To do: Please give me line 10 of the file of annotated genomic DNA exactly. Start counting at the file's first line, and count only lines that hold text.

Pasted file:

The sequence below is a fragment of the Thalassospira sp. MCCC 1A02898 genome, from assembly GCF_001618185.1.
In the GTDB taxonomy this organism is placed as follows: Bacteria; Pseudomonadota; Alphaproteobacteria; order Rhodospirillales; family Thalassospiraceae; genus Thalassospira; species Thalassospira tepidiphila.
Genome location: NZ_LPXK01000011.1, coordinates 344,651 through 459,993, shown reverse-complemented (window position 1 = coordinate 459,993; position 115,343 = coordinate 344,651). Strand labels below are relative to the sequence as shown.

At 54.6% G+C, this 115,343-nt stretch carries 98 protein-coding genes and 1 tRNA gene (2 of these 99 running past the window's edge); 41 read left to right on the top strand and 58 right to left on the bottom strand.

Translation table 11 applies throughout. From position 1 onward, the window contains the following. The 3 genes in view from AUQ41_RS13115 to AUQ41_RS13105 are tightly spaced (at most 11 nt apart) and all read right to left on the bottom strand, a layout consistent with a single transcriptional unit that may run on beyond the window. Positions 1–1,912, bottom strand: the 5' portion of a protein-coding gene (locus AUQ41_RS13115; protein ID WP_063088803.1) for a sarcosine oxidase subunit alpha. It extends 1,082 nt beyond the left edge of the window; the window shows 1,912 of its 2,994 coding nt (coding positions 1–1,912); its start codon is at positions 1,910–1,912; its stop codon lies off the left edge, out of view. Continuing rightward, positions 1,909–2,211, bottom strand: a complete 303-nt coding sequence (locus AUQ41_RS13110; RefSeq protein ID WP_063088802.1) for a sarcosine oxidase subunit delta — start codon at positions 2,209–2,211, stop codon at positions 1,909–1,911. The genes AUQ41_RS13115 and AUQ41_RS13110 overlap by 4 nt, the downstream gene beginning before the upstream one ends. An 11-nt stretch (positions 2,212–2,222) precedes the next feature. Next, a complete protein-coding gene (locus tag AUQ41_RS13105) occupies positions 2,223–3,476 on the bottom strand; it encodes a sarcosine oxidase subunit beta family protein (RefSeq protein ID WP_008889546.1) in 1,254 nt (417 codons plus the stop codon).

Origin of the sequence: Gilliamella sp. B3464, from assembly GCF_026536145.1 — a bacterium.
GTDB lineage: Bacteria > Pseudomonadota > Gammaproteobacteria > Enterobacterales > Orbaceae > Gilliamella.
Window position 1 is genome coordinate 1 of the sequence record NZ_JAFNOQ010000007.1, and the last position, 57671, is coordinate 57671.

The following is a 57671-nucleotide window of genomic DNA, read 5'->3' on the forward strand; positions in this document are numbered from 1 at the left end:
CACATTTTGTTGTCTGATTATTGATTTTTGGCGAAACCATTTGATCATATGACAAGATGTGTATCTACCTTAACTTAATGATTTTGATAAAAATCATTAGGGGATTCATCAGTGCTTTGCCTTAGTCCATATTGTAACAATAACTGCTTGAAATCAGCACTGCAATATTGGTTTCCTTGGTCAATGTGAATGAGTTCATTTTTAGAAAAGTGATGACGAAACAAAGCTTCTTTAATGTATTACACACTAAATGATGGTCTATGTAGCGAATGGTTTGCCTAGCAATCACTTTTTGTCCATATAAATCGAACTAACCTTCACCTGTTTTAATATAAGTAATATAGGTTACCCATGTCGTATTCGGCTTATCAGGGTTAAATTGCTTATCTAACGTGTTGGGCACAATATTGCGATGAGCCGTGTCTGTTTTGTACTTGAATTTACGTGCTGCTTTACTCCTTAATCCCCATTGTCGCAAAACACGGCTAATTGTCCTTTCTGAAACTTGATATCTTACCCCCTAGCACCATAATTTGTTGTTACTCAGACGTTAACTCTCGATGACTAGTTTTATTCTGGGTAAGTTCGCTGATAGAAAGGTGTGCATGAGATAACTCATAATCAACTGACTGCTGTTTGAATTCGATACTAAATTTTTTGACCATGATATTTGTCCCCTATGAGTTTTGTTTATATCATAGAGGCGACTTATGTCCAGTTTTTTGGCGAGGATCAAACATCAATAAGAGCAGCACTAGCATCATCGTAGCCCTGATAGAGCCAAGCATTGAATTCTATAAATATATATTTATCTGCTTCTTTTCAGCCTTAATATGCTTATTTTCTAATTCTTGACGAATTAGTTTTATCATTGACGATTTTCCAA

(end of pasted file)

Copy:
CACATTTTGTTGTCTGATTATTGATTTTTGGCGAAACCATTTGATCATATGACAAGATGTGTATCTACCTTAACTTAATGATTTTGATAAAAATCATTAGGGGATTCATCAGTGCTTTGCCTTAGTCCATATTGTAACAATAACTGCTTGAAATCAGCACTGCAATATTGGTTTCCTTGGTCAATGTGAATGAGTTCATTTTTAGAAAAGTGATGACGAAACAAAGCTTCTTTAATGTATTACACACTAAATGATGGTCTATGTAGCGAATGGTTTGCCTAGCAATCACTTTTTGTCCATATAAATCGAACTAACCTTCACCTGTTTTAATATAAGTAATATAGGTTACCCATGTCGTATTCGGCTTATCAGGGTTAAATTGCTTATCTAACGTGTTGGGCACAATATTGCGATGAGCCGTGTCTGTTTTGTACTTGAATTTACGTGCTGCTTTACTCCTTAATCCCCATTGTCGCAAAACACGGCTAATTGTCCTTTCTGAAACTTGATATCTTACCCCCTAGCACCATAATTTGTTGTTACTCAGACGTTAACTCTCGATGACTAGTTTTATTCTGGGTAAGTTCGCTGATAGAAAGGTGTGCATGAGATAACTCATAATCAACTGACTGCTGTTTGAATTCGATACTAAATTTTTTGACCATGATATTTGTCCCCTATGAGTTTTGTTTATATCATAGAGGCGACTTATGTCCAGTTTTTTGGCGAGGATCAAACATCAATAAGAGCAGCACTAGCATCATCGTAGCCCTGATAGAGCCAAGCATTGAATTCTATAAATATATATTTATCTGCTTCTTTTCAGCCTTAATATGCTTATTTTCTAATTCTTGACGAATTAGTTTTATCATTGACGATTTTCCAA